GDPR Compliance: What is Privacy Shield 2.0?

Four years ago, the European Union (“EU”) began enforcement of the General Data Protection Regulation (“GDPR”). The GDPR is a comprehensive data privacy law enacted to create a standardized and cohesive data privacy framework across all EU member countries. The GDPR has since encouraged the adoption of data privacy laws throughout the world,[1] such as the California Consumer Privacy Act. Businesses in the United States that process[2] personal data of European residents, after it has transferred from a country in the European Economic Area to the United States, must comply with the GDPR.[3]

Over the last four years, there has been much litigation concerning supposed violations of the GDPR through transfers of data from the EU to the U.S.. The litigation,[4] after resulting in the invalidation of the initial compliance framework, Privacy Shield 1.0, left businesses in the U.S. to navigate GDPR compliance on their own. This resulted in the adoption of a modernized set of Standard Contractual Clauses (“SCCs”), which were “pre-approved” by the European Commission to be compliant with the GDPR[5] and ultimately allowed businesses to operate with more certainty that their data transfer practices would meet the GDPR’s muster.[6] As a result of recent litigation,[7] the SCCs were deemed ineffectual. Businesses have been, once again, left to navigate the GDPR with little guidance. The European Commission and the U.S. hope to fill the gaps left in the wake of this litigation with Privacy Shield 2.0.

The European Commission and the U.S. worked together to reach a solution that would permit the transfer of personal data from the EU to the U.S. in compliance with the GDPR.[8] In March of 2022, the European Commission and the U.S. announced they were in the final stages of a new Trans-Atlantic Data Privacy Framework.[9] The new Trans-Atlantic Data Privacy Framework, or Privacy Shield 2.0, will address the concerns raised by the recent litigation.[10]

Privacy Shield 2.0 creates pressure for additional data privacy regulations in the U.S., as it requires the U.S. to take substantial action to comply with the GDPR.[11] The U.S. is set to put new safeguards in place, such as requiring surveillance activities in the name of national security to be “necessary and proportionate in the pursuit of defined national security objectives,”[12] adopting a two-level redress procedure, and taking measures to ensure surveillance activities are enhanced and independently supervised.[13]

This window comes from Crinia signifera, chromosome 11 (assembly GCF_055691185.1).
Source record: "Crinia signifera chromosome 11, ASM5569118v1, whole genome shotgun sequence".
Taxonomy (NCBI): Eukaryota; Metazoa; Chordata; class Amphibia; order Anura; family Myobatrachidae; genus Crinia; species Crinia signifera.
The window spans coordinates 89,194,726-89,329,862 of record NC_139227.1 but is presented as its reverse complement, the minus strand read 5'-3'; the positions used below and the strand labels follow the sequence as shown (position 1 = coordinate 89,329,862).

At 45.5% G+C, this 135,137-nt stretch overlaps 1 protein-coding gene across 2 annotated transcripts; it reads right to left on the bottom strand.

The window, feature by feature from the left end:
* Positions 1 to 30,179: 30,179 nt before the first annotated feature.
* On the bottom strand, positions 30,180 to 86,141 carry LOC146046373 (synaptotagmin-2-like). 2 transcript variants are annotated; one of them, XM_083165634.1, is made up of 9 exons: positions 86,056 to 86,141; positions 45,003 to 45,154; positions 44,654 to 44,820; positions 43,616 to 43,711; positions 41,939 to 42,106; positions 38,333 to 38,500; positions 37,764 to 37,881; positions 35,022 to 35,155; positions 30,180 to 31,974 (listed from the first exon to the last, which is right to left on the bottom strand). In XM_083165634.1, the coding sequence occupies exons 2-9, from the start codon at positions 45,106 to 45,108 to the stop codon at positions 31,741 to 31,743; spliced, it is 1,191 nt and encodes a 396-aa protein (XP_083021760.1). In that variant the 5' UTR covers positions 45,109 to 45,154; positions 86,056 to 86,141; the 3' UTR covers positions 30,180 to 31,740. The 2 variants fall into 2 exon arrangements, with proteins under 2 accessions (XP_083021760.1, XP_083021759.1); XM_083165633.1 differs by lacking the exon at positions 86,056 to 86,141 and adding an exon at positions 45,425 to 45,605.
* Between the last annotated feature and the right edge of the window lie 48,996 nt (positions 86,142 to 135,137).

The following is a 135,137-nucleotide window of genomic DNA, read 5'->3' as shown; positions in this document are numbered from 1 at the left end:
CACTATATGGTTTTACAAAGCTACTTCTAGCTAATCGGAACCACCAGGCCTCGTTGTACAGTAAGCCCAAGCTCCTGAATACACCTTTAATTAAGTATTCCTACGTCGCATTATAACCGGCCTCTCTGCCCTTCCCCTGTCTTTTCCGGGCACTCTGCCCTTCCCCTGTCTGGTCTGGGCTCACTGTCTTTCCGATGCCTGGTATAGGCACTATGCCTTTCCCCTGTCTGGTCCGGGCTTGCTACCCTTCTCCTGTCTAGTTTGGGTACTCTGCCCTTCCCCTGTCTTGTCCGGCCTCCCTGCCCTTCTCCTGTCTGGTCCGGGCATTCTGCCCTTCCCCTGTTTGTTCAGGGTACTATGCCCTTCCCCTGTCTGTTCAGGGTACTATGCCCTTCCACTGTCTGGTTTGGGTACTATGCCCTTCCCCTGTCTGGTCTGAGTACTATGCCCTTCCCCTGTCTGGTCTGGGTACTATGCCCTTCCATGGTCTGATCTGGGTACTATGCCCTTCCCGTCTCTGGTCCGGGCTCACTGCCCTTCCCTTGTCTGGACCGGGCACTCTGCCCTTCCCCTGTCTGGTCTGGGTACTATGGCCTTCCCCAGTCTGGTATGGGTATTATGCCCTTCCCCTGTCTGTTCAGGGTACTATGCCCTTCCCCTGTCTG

Privacy Shield 2.0 will reinstate a framework for companies in the U.S. to follow to ensure their data processing and transfer activities are compliant with the GDPR.[14] Such framework allows for an easier flow of personal data from the EU to the U.S., while preserving the rights of European citizens and enabling economic growth.[15] Consequently, it will allow businesses to step back and find more comfort in knowing they are following the guidance that has been issued.

Be aware that when agreements are made between countries, such as between the EU and U.S., it does not mean that organizations within those countries can become complacent when it comes to their data privacy policies. As countries around the world continue to address data privacy concerns within their own borders, international organizations must remain vigilant and ensure compliance with the continuously changing laws.

Please contact us should your business need any assistance complying with the new framework under Privacy Shield 2.0 or staying up-to-date with the ever-changing data privacy laws.

If you are looking for more information on this topic, read the full article here.

[1] Matt Burgess, What is GDPR? The summary guide to GDPR compliance in the UK, Wired (Mar. 24, 2020, 4:30 PM),

[2] Regulation (EU) 2016/679, art. 4(2), 2016 O.J. (L 119) 33.

[3] EU General Data Protection Regulation (GDPR), Regulation (EU) 2016/679, art. 2, 2016 O.J. (L 119) 32.

[4] Schrems II is the case that led to the Court of Justice of the European Union invalidating 1.0 and determining stricter requirements were necessary for SCCs-based transfers. Hendrik Mildebrath, The CJEU Judgment in the Schrems II Case, European Parliamentary Research Service (Sep. 2020),

[5] Standard Contractual Clauses, European Commission,

[6] Id.

[7] The Austrian Data Protection Authority held that SCCs did not provide an adequate level of protection under the GDPR. Austrian DPA Finds Data Transfers Resulting from Analytics Cookie Use to Be in Violation of GDPR Data Transfer Requirements,  Hunton Andrews Kurth LLP (Jan. 24, 2022),

[8] United States and European Commission Joint Statement on Trans-Atlantic Data Privacy Framework, The White House (Mar. 25, 2022),

[9] Id.

[10] Id.

[11] Id; FACT SHEET: United States and European commission Announce Trans-Atlantic Data Privacy Framework, The White House (Mar. 25, 2022),

[12] White House, supra note 8; White House, supra note 11.

[13] White House, supra note 8; White House, supra note 11.

[14] White House, supra note 8; White House, supra note 11.

[15] White House, supra note 8; White House, supra note 11.

Tags: GDPR, Privacy

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